Monday, April 14, 2008

You're Fading Out, Can't Hear What You Say

Okay, it looks like I'm coming a little late to the discussion, but the big kids are talking about how sell yourself to teaching oriented schools. This was a total fucking gong show in my department last year, since the placement committee, the dynamic duo of the Old World Septuagenarian and Evil Columbo, seemed to have only the vaguest inkling that those schools even existed. What goes in a good teaching portfolio? What questions do teaching schools ask in interviews that research schools don't? For me and my office mates, these were inscrutable mysteries.*

The thing is, it turns out it's actually really hard to answer these questions. Let me try to explain why. Check out this advice from Ken, a commentor in Leiter's thread:
Candidates should show some understanding of what the teaching-emphasis job is like, an interest in doing it, and the ability to do it. I don't have stock questions I ask to probe for this, so I don't have stock answers or “things to say” to get through this.
Right. What I want to do is show understanding and enthusiasm for a teaching job. I can do enthusiasm no problem. The problem is, I have no understanding of teaching jobs, and neither do any of the senior profs in my department. Ask senior faculty about this stuff and, as Sisyphus once put it, you get that confused puppy, head cocked to one side "Aroo?" look. They're as in the dark as I am. So how are we supposed to figure out what to convey in my application package? How are we supposed to figure out how to prep for an interview?

I don't mean this as a knock at Ken. Like he says, there are no stock answers here, so what can you do? But that just means we're sort of fucked trying to figure this shit out.


*Actually, the teaching portfolio question is still an inscrutable mystery. I'm giving myself another two weeks to figure it out before I go all Colin McGinn on your asses and declare the puny human mind too feeble to understand what goes in a good teaching portfolio.


Anonymous said...

For those of us who did our undergrad at teaching institutions: think back to how professors then differed from your professors now. Some of the differences won't help--e.g. they probably weren't as smart--but some might.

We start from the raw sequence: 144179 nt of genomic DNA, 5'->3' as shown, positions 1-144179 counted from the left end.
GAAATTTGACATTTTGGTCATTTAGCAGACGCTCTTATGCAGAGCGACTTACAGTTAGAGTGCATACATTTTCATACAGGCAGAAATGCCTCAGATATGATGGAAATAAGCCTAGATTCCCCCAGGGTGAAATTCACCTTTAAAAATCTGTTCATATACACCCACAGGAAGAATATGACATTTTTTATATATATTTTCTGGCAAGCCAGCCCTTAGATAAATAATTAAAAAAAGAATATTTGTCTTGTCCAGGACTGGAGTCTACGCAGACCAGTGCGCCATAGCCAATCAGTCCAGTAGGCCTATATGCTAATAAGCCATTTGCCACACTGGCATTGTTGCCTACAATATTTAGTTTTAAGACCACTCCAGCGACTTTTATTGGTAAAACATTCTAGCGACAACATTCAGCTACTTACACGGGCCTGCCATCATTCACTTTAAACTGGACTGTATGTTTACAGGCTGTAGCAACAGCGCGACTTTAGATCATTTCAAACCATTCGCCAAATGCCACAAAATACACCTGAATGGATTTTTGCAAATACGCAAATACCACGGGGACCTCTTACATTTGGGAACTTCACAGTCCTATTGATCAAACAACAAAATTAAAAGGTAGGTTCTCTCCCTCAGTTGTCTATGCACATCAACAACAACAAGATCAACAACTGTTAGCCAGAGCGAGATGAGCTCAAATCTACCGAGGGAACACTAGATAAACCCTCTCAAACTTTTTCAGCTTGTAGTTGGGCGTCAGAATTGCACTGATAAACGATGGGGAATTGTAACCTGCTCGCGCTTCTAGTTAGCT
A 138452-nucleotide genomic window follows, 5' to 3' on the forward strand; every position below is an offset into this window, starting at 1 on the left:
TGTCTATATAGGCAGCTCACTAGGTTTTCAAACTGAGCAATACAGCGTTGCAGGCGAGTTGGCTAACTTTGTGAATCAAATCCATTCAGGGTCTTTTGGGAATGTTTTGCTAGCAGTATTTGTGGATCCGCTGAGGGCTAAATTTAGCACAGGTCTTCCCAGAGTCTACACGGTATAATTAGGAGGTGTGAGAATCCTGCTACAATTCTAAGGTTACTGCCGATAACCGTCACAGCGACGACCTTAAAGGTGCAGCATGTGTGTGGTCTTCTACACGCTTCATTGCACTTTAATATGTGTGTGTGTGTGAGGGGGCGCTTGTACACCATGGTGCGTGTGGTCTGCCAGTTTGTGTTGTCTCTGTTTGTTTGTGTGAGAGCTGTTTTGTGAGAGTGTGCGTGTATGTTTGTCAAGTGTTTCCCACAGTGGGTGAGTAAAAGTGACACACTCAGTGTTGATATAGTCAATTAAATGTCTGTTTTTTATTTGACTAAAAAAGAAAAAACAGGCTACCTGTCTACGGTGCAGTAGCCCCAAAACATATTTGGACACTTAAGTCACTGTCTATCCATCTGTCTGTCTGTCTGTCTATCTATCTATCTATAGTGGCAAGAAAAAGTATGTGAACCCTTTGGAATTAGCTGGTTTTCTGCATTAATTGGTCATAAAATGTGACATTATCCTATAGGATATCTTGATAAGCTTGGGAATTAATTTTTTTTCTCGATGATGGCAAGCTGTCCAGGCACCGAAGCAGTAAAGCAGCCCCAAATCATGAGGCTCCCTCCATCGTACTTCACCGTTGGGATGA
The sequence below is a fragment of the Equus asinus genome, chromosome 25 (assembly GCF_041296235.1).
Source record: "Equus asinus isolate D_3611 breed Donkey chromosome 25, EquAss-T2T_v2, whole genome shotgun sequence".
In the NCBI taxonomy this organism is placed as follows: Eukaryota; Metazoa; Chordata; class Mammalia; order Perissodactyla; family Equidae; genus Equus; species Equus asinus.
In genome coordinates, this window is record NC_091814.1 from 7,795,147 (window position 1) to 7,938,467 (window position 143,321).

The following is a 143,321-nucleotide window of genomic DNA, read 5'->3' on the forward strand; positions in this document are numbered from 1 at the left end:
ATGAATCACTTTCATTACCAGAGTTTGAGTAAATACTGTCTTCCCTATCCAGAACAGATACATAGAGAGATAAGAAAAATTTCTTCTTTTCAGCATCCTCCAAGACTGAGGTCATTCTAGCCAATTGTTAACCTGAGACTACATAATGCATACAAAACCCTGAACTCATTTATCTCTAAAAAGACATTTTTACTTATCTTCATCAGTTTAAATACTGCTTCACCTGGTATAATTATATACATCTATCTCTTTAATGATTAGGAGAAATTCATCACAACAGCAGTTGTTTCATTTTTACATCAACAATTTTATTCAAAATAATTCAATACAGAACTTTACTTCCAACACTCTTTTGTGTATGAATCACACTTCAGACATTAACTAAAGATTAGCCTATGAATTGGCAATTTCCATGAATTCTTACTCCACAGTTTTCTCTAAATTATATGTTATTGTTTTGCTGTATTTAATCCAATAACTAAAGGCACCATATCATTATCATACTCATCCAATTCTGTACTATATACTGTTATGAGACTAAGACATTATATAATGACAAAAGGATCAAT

Anonymous said...

well, part of why Ken et al. don't have a snappy answer, is because they would like to be able to distinguish good undergraduate teachers from not so good undergraduate teachers.

but the ability to memorize a snappy answer is pretty evenly shared by all philosophy grad students, both those who have some talent for teaching, and those who should never be allowed in the same room with a non-philosopher.

so if there was a snappy answer, and Ken revealed it, then all of us would memorize it. and then next year, ken would hear that snappy answer repeated by some good teachers and a lot of bad teachers, and his job of trying to tell the two apart would be that much harder.

to some extent this has already happened with teaching evals. their diagnostic value has gone down as applicants have learned how to rig and distort the outcomes. so then the Kens of the world will have to search for new markers of teaching quality.

i wish i could say: the best way to seem like the right person is to be the right person.
but i'm not sure it's true.
or any truer than it's opposite, which is that the crucial thing is sincerity, and once you can fake that you've got it made.

Anonymous said...

There's the old adage one hear's often regarding such things as teaching portfolios: "Don't give them anything they didn't ask for. If they wanted to see it, they'd ask for it."

When applying for jobs, I did take this adage seriously. So when it was asked to demonstrate "teaching excellence" or some such, I normally included a brief sample of comments from my teaching evaluations (one page, max), a letter from the "Teaching Mentor" in our department, and a Statement of Teaching Philosophy. It worked for me. I've been hired at a teaching-oriented university, and I'm not from the Leiter-elite.

Should one also send sample syllabi? In line with the above anecdote, I did not. However, if you've a syllabus that really demonstrates initiative, creativity, etc., on your part in the realm of teaching, I'd say to go ahead and send it.

One other note: never hurts to emphasize your interest in getting undergrads excited about philosophy in your cover letter, either. Might warrant a second look by the SC.

Anonymous said...

Here's an alternative for the Kens out there: if you've got one TT position to fill, hire five PhDs and over the summer have them prepare syllabi for all their fall courses, and class outlines the first two weeks of the semester; then have them teach that two weeks of material to all the standing faculty during the third week of August. Select the person you like best and let the other four go. Works in the NFL, and it can't be any more demeaning or explotative than the shit we go through now.

Anonymous said...

As someone who took a break from academics to work before entering grad school, and have since landed a tt job with a PhD from a mid-tier school, I have to say that one reason people find it difficult to get a job is that they expect to be told what to do and their hand held through the entire process and when there is no road map they freak. Some out-of-academic experience is beneficial in this respect. Where you learn that you are responsible for you as no one else is concerned for your professional well-being. Just use some common sense and get through it. I assume that being a philosopher one knows how to read people and situations. If you do not have that ability then the job market is a cold place.

Anonymous said...

My own experience, at least, is that it's a mistake to think of it in terms of a "snappy answer."